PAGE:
1955-58 Fender Stratocaster
60 DAYS OF STRAT: The plastics changed progressively to ABS from the previous, more brittle polystyrene; bodies became predominantly alder from mid-1956.
Pickups moved gradually from Alnico III magnets to Alnico V, the ‘V’ neck shape was introduced, then phased out by 1958 when the Three-Colour Sunburst was brought in. Clapton’s 1956 ‘Brownie’ sold at auction in 1999 for $497,500. His retired and iconic ’56/’57 ‘Blackie’ sold in 2004, for a record $959,500.
1959-63 Fender Stratocaster
1959 was a watershed year, as slab-rosewood fingerboards arrived along with three-ply celluloid pickguards.
The ’board became a ‘round-lam’ veneer in 1962. During this period, Fender’s Custom Colour chart expanded, and it’s from this period you’ll find the most desirable models in Lake Placid Blue, Fiesta Red, Sonic Blue, Surf Green and so on, and of course, good old Three-Colour Sunburst. Fans include SRV, Rory Gallagher, Mark Knopfler, Hank Marvin...
1964-65 Fender Stratocaster
The last of the pre-CBS Strats are often referred to as ‘transition’ Strats.
During this period, the headstock logo changed from gold spaghetti-style to block gold. Clay fingerboard dots changed to pearloid, pickguards changed gradually to white plastic, and the ‘grey-bottom’ pickups arrived, still with alnico V magnets.
Robert Cray’s famous Inca Silver Strat is a ’64, while Bob Dylan’s Sunburst 1964 Newport Strat sold in 2013 for $965,000 (with all pre-transition specs).
1968-71 Fender Stratocaster
By now, the Strat’s headstock had enlarged considerably, and the blocky black logo had arrived. Bodies became less contoured and heavier, finishes got thicker (both more so in the mid-1970s).
Three-bolt necks appeared in 1970, and it was all a bit regrettable... except many artists had great success with these guitars! Hendrix’s ’68 ‘Woodstock’ Strat (that sold in 1990 for £198,000 and again for $1.3m in 1993), Blackmore’s ’68, Malmsteen’s ’71... those guitars made history in good ways, too.
1982 Fender Squier Series Stratocaster '62
Facing immense competition from the Asian makers and seemingly unable to make great Strats in the USA, Fender Japan was established.
The results were the first Squier Series instruments, harking back to original Strat specs and aesthetics in many respects. There was a ’57 maple neck variant and a ’62 rosewood ’board model: genuine Fender copies, by all accounts.
1987 Fender American Standard Stratocaster
Following years of turmoil, Fender regained its vision and proudly released the American Standard Strat in ’87.
This was a sea-change: four-bolt neck, 22 frets, 9.5-inch radius ’board, two-pivot trem, TBX tone control – it was a Stratocaster that was respectful of the early models, but also had more modern, player-friendly features. Though the spec has evolved, it remains the staple of Fender’s American production to this day.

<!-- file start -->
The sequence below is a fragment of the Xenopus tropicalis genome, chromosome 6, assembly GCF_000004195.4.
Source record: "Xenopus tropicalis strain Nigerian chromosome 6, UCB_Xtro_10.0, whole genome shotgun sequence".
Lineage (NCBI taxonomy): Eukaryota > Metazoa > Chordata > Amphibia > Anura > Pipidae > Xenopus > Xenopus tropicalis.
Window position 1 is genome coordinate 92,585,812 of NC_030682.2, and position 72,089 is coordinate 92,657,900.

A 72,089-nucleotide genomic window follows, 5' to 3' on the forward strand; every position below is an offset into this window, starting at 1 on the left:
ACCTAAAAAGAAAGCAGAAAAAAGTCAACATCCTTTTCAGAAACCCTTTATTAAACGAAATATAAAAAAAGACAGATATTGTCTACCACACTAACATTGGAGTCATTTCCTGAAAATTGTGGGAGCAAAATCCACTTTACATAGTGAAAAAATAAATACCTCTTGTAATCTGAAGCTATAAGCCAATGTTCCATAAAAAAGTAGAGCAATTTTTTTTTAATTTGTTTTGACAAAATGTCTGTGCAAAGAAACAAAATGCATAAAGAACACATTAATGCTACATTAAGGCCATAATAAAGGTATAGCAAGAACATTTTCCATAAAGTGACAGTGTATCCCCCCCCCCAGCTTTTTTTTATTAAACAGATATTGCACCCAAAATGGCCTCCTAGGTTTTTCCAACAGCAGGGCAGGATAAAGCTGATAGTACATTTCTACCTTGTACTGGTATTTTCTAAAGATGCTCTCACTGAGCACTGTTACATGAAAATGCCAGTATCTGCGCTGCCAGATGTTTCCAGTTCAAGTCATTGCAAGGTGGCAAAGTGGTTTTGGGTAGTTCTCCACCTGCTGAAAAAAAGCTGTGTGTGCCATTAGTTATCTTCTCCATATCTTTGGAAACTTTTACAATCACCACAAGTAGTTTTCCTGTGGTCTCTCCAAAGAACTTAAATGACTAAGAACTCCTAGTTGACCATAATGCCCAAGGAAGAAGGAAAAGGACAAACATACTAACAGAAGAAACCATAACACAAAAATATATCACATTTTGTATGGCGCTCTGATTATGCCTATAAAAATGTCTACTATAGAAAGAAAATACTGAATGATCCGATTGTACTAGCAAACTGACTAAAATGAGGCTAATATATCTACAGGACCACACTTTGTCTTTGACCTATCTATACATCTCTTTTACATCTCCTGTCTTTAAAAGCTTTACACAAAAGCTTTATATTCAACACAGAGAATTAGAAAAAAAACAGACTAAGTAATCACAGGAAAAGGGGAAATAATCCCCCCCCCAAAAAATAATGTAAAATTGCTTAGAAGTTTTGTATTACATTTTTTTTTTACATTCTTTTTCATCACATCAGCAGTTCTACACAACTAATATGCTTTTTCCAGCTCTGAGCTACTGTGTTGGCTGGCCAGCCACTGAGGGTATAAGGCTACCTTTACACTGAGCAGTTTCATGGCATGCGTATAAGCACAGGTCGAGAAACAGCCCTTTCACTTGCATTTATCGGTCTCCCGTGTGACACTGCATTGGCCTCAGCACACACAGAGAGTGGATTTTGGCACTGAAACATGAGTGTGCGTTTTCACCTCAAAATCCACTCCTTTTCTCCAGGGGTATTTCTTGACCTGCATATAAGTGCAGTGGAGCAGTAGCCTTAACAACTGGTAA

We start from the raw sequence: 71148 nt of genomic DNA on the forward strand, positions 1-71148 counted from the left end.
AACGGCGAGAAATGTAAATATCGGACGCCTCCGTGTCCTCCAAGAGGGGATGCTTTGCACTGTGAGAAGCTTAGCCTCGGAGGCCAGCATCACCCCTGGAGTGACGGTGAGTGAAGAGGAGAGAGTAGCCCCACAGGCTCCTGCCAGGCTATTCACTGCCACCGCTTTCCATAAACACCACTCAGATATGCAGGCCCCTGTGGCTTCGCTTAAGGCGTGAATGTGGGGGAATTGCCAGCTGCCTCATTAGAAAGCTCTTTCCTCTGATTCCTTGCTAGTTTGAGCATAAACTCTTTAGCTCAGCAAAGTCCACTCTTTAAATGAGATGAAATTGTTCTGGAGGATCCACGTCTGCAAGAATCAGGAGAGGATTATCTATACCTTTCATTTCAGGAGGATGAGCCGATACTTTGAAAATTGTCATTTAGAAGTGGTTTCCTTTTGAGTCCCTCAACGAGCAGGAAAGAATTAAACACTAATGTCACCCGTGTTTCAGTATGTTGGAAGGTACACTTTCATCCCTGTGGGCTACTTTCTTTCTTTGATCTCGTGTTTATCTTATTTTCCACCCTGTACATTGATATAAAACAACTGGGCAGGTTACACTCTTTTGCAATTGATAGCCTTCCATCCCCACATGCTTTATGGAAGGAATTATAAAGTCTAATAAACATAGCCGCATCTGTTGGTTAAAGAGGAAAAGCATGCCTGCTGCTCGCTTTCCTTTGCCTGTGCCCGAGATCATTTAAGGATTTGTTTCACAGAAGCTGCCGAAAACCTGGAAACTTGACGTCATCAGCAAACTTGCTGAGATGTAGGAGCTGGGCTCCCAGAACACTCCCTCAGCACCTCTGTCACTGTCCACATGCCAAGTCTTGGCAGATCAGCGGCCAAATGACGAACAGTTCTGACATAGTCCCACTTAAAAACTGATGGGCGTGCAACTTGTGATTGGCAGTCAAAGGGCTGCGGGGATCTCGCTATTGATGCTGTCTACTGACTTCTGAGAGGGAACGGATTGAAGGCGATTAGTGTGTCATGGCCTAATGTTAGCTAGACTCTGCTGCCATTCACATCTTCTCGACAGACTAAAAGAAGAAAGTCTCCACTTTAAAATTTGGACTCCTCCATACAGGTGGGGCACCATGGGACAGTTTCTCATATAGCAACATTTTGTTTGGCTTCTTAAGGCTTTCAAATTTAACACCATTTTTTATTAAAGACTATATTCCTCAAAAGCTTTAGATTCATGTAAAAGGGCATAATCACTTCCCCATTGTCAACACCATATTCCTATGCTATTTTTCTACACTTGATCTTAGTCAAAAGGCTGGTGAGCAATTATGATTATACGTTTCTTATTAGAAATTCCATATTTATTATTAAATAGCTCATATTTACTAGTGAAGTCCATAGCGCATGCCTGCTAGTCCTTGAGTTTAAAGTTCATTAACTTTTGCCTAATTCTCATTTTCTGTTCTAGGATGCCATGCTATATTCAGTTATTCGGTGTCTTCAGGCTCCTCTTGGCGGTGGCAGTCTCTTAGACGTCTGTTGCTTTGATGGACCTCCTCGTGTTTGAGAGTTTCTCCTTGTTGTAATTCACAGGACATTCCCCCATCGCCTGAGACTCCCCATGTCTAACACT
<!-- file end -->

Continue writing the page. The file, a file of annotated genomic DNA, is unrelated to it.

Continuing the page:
1988 Fender Eric Clapton Stratocaster
This was the first official Fender signature model that kicked off a highly successful artist program.
The collaboration with Clappers took his famous ‘Blackie’ ’56/’57 as basic inspiration, with a V-shape neck profile and more modern tweaks, including Gold Lace Sensor pickups and a 25dB mid boost circuit. EC used prototypes in ’86 on the Eric Clapton & Friends shows, and it became Fender’s most successful signature guitar.
1997 Fender Relic Stratocaster
Hailing from Fender’s Custom Shop, you might have wondered if the company had lost its mind when the first artificially aged guitars started appearing.
Over 15 years later, Fender is still churning out Relics by the truckload from its hallowed Custom Shop in Corona, California. The Strats have generally vintage specs with a twist or two here and there, and they’re beaten up to look and feel like old workhorses.
2006 Fender Classic Series 50s Stratocaster
Fender Japan established a market for high-quality, lower cost, vintage-style Stratocasters through the 1980s and 1990s.
Fender took that model and applied it to its wholly owned operation in Ensenada, Mexico, with the Classic Series. They’re the affordable ‘vintage reissue’ Strats of choice to this day, sitting way below American Vintage in terms of price. In 2013, Ensenada debuted its first nitro-finished Classic Series guitars.
2014 American Vintage 1954 Stratocaster
60 years since those first, history-changing Stratocasters, Fender has honoured them with a replica (for 2014 only).
The American Vintage Series in which it sits was upgraded in 2012, and now makes the most historically accurate reissues of old models ever produced outside of its Custom Shop. It’s a neat, full-circle journey for a guitar that is all at once timeless, and yet ever-evolving.